There are many things your dog can get into that wreak havoc on their coats, but sap pretty much tops the list. In addition to the stickiness that makes sap hard to remove, it can also accumulate pine needles, dirt, sand, and other debris.
If your dog has sap in their coat, it’s relatively easy to remove but requires patience from you and your furry friend. Here are our tips for removing sap and how to prevent it happening in the first place.
Before You Start: Get Some Supplies
You definitely want to get some things sorted beforehand, including a good number of yummy treats to keep your pet occupied. A LickiMat with dog-safe peanut butter on it is a good place to start. The following supplies will help you get that sap out of your dog’s hair:
Step-By-Step Guide on How to Remove Sap From Your Dog’s Coat
Now that all your supplies are ready, you can start the process of removing the sap from your dog’s coat and paws.
1. Soften Hard Wax
If the sap has hardened, it will be much more difficult to remove so try to remove it while it is still soft. If your dog will tolerate it, a hair dryer on a low, warm setting is helpful for softening the sap and making it easier to remove. Make sure to keep the dryer about 12 inches from your dog and move it around to avoid the area getting too hot.
2. Treat With Oil
Olive oil or coconut oil is safe for your dog’s coat and can help loosen the sap. Massage the oil into the affected area and leave it to sit for a few minutes. Make sure you only use oils that are safe for dogs, as your dog may lick some of the oil during this process.
3. Comb Out the Sap
Once the oil has had a chance to work on the sap, use your fingers and a wide-toothed comb to slowly and carefully work the sap out of the fur. You can wipe the comb and your fingers on a towel as you go to avoid things getting too messy.
4. Consider Trimming the Tough Spots
If there are stubborn areas where the sap won’t soften, you can trim the hair with clippers to take the sap out. You have to be extremely careful not to cut too close to the skin, so only do this if you feel comfortable and your dog is sitting quietly. Don’t use scissors because the risk of accidentally snipping your dog’s skin is too high.
5. Give Your Dog a Bath
Once you have all the sap out, you can give your dog a bath with dog-safe shampoo like Hepper Colloidal Oatmeal Pet Shampoo, which is effective while also being gentle on your dog’s skin and coat. You may need to shampoo the affected areas more than once to get all the remaining sap and oil out. Do your best to spot-clean those areas to avoid stripping the natural oils out of your dog’s coat with too many baths.
6. Remove Sap From Paws
The process to remove sap from paws is similar to the coat, but it may take a little more care and attention, particularly in those pups that don’t like their feet being touched. If your dog allows, massage the area with oil and work it out with your fingers or a comb, then use your dog shampoo to wash the area.
If you encounter stubborn spots on the paws, such as around the nails or paw pads, you can try clipping the hair carefully with dog trimmers. This can be challenging, so make an appointment with a groomer or your vet if you’re not comfortable.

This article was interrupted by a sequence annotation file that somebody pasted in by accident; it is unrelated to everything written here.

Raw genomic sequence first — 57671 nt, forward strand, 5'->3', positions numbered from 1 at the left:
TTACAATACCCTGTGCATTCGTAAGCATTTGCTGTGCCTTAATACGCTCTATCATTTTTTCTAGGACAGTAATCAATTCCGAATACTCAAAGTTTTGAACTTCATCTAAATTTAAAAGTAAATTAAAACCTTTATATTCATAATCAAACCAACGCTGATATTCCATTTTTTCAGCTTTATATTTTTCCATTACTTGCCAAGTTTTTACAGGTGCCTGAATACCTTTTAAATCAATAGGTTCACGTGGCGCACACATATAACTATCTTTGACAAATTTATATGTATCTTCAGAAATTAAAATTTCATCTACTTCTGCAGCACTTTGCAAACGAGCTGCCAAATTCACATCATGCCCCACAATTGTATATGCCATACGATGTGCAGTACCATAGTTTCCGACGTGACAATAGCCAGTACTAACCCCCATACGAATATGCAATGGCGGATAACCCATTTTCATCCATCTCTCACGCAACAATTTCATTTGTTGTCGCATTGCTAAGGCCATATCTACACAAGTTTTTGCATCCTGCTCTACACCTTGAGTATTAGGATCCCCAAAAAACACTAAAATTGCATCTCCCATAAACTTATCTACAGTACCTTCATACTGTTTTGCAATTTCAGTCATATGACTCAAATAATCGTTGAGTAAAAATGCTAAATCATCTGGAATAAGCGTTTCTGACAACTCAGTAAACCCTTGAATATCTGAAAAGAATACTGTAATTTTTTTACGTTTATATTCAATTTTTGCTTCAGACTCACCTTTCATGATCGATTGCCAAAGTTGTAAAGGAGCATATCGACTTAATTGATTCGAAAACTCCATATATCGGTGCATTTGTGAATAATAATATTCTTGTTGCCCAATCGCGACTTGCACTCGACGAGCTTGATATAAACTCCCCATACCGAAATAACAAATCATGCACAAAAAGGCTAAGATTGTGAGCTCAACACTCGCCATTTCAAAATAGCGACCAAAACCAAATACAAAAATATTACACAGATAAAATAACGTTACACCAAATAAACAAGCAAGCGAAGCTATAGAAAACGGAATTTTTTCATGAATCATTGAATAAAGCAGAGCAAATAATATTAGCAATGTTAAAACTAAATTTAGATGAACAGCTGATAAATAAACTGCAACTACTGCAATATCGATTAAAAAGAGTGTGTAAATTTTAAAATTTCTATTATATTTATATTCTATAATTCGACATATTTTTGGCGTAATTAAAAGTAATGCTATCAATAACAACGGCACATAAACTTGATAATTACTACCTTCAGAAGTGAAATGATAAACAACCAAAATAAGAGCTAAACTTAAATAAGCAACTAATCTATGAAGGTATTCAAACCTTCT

What NOT to Use to Get Out Sap
Sap can be a stubborn issue to deal with, but it’s important to stick to safe, gentle methods to remove it. Astringent solvents, chemical detergents, petroleum-based products and alcohol shouldn’t be used on your dog’s skin, as they can cause irritation to the skin and be toxic if the dog licks the area. They’re also not as effective as oils combined with dog-friendly shampoo.
Is Sap Dangerous for Dogs?
The longer you wait to wash the sap out, the harder it will be. Many tree saps are fine, if a bit annoying, but some are mildly toxic to your dog. Pine sap can cause itchy hotspots, rashes, or allergic reactions if you leave it be. Dogs can also develop skin irritation from the hair being pulled or excessive licking.
If your dog ingests some of the sap, it can cause stomach upset, vomiting, lethargy, drooling, or lack of appetite. If your dog has an adverse reaction after ingesting sap, contact your vet.
How to Avoid Your Dog Getting Into Sap
If your dog is keen on exploring and you have a lot of sap-producing trees, it can be difficult to avoid them getting into it.
It’s often easier to restrict access to the trees on your property with small decorative fences around the base. You could also walk your dog on a leash during the sap-producing season, which runs from spring to early summer. The sap production typically slows down in fall and winter.
With long-haired dogs, trimming the problem areas is a good preventative measure. You can trim around the paws and ears, which are challenging to clean properly and can be uncomfortable for your dog.
Avoid shaving your dog completely, however. Their coats serve an important purpose to regulate temperature, prevent sunburn, and protect against environmental irritants. You can discuss your trimming options with your vet or groomer to ensure that you’re preventing sap buildup without damaging your dog’s coat.
Tree sap can be a big problem in the spring and summer, especially for long-haired dogs. Any sap in your dog’s coat is a nuisance, but some may even cause skin irritation or digestive upset if your dog licks them. You can take steps to avoid your dog getting into sap, but if it does happen, these tips can help you get rid of it fast.
Featured Image Credit: chrisukphoto, Shutterstock